I was lucky. Quitting drinking was easy for me. It was easy because I was convinced I would die if I carried on. That’s where it took me, drinking. It took me to the hospital, the pit of despair and to isolation. When people used to ask me why I drank so much I would answer “I might be dead tomorrow. Carpe Diem. Drink today for tomorrow we die,” or some other misquoted bollocks to justify my position. It’s ironic because when I actually thought that alcohol would kill me I started to think: Do I want my last memory to be one of me drinking? Or no memory at all because I blacked out! Do I want to look back over my life and see a mass of time wasted on drink? The answer was a resounding NO. Of course, I didn’t want that. Who does? I hear it all the time “I don’t drink like you did!” “I can handle it.” “I haven’t lost a job, relationship, my driving license, kids or health to alcohol!” There is only one answer to that: YET!
When I started drinking at sixteen, I didn’t set out to lose relationships because of alcohol. But I did. I didn’t want to lose jobs because of alcohol! But I did. I didn’t plan to end up with liver problems in my early thirties! But I did. I’ve heard about people losing everything. None of them started drinking because that’s what they wanted to happen. Just because it hasn’t happened, doesn’t mean it won’t happen.
So you see why it was easy. I had a choice; Sacrifice my life for alcohol or sacrifice my alcohol for life. It’s a no brainer, isn’t it?
I chose to sacrifice alcohol for life and at first, it felt like a mistake. I felt like I was GIVING UP on something. But by giving up something I was gaining something. That’s how it works, life. You can have anything but you can’t have everything. If I had two livers I may have carried on drinking but I didn’t so there you go. I didn’t see the benefits of quitting at first. I slept like shit. Sweated constantly. My mind was a chaotic barrage of nonsense. I have to be honest it didn’t feel like a great choice. I felt like I was getting nothing in return for my valiant efforts. I thought that if I carried on drinking, I would be on the waiting list for a new liver in no time at all. It might not have happened. I didn’t want to find out. So, I had no choice but to carry on without alcohol.
I had to find out what worked instead of alcohol. What could I do to live life like a drinker without drinking? I had to find out what helped me relax. I had to learn how to deal with emotions. I had to learn how to let shit slide. I had to learn how to live life.
“Hardships often prepare ordinary people for an extraordinary destiny.”C.S.Lewis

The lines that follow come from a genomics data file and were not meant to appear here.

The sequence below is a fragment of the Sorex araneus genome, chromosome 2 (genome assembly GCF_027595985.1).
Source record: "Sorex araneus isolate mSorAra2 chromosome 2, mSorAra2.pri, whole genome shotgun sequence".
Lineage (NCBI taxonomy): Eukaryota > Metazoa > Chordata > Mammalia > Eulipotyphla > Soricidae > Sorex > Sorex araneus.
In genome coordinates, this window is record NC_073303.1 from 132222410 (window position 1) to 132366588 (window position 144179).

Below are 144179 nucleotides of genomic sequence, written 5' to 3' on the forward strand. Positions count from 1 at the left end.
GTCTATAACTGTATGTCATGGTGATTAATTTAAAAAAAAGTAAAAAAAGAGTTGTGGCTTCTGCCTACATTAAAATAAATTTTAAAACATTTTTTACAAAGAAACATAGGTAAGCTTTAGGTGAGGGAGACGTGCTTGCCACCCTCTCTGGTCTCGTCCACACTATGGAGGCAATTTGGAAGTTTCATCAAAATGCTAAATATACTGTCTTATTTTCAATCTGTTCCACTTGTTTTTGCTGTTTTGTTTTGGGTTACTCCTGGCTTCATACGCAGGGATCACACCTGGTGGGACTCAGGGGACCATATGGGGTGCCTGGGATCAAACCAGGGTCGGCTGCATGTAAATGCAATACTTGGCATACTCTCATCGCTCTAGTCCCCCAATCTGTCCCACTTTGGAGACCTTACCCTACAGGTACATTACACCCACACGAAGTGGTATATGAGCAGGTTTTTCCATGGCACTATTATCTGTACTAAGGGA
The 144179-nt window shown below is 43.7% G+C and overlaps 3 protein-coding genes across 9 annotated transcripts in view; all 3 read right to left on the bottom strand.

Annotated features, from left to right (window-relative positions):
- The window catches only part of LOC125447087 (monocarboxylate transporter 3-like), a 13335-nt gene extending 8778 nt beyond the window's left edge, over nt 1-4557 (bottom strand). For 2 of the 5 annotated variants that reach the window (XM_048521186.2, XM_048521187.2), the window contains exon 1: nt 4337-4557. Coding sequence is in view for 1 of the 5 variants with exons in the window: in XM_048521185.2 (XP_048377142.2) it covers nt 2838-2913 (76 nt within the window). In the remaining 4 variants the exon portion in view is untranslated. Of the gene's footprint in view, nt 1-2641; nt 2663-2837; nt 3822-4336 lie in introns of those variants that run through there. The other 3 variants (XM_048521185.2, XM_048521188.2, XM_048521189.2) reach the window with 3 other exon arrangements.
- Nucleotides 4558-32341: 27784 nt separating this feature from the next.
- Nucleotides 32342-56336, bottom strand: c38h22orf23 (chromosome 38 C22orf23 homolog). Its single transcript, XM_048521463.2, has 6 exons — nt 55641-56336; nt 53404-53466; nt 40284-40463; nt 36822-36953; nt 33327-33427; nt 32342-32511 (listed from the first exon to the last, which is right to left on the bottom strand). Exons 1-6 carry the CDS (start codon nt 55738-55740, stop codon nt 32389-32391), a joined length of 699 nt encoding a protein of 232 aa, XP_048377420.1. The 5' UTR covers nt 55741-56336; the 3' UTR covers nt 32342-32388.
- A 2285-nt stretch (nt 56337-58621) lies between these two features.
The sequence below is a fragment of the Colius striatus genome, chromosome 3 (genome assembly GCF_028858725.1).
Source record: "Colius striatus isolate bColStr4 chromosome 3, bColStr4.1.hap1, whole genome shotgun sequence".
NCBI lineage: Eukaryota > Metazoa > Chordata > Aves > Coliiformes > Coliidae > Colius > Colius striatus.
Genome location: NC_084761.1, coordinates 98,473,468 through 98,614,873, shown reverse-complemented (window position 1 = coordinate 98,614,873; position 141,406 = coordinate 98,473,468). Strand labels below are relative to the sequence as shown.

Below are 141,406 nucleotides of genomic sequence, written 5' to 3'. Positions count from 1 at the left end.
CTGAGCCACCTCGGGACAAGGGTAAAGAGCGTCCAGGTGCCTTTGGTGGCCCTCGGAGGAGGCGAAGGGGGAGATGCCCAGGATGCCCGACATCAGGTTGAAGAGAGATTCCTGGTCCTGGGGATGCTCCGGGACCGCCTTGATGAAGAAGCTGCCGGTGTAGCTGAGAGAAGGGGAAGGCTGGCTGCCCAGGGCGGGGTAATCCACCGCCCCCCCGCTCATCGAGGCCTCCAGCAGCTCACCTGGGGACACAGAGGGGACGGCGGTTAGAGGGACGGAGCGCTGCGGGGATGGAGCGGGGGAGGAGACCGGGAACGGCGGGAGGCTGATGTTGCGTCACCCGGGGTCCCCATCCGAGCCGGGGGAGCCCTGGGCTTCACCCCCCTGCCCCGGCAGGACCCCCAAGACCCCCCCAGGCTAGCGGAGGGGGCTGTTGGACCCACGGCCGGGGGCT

It was daunting. Yet, on reflection, it has been a wonderful journey so far. With ups and downs and many lessons. Some fun. Some not so. The knowledge that I can deal with shit without running for a bottle like a child running to a parent is a great feeling. It is the closest I will feel to being an adult… whatever that means. But it is a testament to the growth that can happen when alcohol is removed from the equation. I was emotionally stunted when I stopped drinking. Every problem was an excuse to drink and most problems were illusions. I would stand in a pub stewing in anger over some innocuous situation that I had turned into a problem. Blaming the focal point of my misguided anger for my drinking.
It took time but eventually, I became myself. Or the person I was meant to be. Because now when I look back on my life it won’t be a procession of empty memories. It will be a collection of memories. Memories of the opportunities I seized and places I visited. People I loved; some lost. It will be the knowledge that I sacrificed a life awash with alcohol and regret and achieved my dreams.
So imagine you are sitting on a porch and you are much older. You are reflecting on your life and how it played out. Imagine your life five days before you quit drinking. Would you want that day to carry on everyday until you are sitting on that porch reflecting? Is that how you would want to spend your days? I know I wouldn’t because my last days of drinking were out of control and I was desperate to quit, I just didn’t know how to.
But like I said at the start I was lucky because my body started to fail and I was left with a choice; Alcohol or Life. The thing is we all have that choice but some don’t know it… yet.